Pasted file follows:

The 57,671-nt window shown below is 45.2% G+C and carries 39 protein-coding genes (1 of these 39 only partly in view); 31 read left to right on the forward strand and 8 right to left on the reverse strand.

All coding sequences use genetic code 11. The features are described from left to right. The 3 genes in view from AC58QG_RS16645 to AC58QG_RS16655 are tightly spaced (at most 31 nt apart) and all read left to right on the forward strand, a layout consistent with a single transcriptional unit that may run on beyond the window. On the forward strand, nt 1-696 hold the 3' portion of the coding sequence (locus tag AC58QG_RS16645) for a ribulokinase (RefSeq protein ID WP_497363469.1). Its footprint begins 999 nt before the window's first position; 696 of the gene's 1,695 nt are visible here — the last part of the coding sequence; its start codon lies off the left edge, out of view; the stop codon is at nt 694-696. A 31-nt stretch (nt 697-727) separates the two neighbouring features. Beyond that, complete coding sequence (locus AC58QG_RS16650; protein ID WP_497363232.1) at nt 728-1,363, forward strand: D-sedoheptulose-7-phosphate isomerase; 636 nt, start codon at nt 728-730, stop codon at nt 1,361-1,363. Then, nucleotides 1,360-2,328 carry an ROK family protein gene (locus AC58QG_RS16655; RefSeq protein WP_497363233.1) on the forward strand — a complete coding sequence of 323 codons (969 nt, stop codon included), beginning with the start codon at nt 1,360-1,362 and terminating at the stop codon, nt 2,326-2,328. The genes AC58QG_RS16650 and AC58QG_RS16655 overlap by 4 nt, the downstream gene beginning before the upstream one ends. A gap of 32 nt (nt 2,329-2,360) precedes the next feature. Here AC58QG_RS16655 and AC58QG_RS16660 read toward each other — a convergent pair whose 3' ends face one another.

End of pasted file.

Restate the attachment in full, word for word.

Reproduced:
The 57,671-nt window shown below is 45.2% G+C and carries 39 protein-coding genes (1 of these 39 only partly in view); 31 read left to right on the forward strand and 8 right to left on the reverse strand.

All coding sequences use genetic code 11. The features are described from left to right. The 3 genes in view from AC58QG_RS16645 to AC58QG_RS16655 are tightly spaced (at most 31 nt apart) and all read left to right on the forward strand, a layout consistent with a single transcriptional unit that may run on beyond the window. On the forward strand, nt 1-696 hold the 3' portion of the coding sequence (locus tag AC58QG_RS16645) for a ribulokinase (RefSeq protein ID WP_497363469.1). Its footprint begins 999 nt before the window's first position; 696 of the gene's 1,695 nt are visible here — the last part of the coding sequence; its start codon lies off the left edge, out of view; the stop codon is at nt 694-696. A 31-nt stretch (nt 697-727) separates the two neighbouring features. Beyond that, complete coding sequence (locus AC58QG_RS16650; protein ID WP_497363232.1) at nt 728-1,363, forward strand: D-sedoheptulose-7-phosphate isomerase; 636 nt, start codon at nt 728-730, stop codon at nt 1,361-1,363. Then, nucleotides 1,360-2,328 carry an ROK family protein gene (locus AC58QG_RS16655; RefSeq protein WP_497363233.1) on the forward strand — a complete coding sequence of 323 codons (969 nt, stop codon included), beginning with the start codon at nt 1,360-1,362 and terminating at the stop codon, nt 2,326-2,328. The genes AC58QG_RS16650 and AC58QG_RS16655 overlap by 4 nt, the downstream gene beginning before the upstream one ends. A gap of 32 nt (nt 2,329-2,360) precedes the next feature. Here AC58QG_RS16655 and AC58QG_RS16660 read toward each other — a convergent pair whose 3' ends face one another.